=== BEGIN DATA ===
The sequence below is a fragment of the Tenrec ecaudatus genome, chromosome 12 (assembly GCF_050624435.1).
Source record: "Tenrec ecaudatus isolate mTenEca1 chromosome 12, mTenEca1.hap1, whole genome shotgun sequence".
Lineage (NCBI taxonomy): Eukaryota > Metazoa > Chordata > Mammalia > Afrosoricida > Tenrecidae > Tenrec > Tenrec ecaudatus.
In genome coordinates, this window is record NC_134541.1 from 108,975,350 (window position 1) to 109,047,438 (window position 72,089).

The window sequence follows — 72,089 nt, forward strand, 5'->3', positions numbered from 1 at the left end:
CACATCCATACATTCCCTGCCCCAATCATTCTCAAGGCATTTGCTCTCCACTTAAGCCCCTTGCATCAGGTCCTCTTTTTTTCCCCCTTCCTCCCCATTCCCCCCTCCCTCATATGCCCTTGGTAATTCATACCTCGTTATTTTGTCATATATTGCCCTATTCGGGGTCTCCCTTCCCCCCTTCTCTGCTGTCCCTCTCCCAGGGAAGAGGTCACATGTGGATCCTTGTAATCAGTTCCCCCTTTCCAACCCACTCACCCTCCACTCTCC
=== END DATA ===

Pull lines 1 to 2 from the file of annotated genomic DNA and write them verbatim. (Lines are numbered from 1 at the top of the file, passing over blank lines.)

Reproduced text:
The sequence below is a fragment of the Tenrec ecaudatus genome, chromosome 12 (assembly GCF_050624435.1).
Source record: "Tenrec ecaudatus isolate mTenEca1 chromosome 12, mTenEca1.hap1, whole genome shotgun sequence".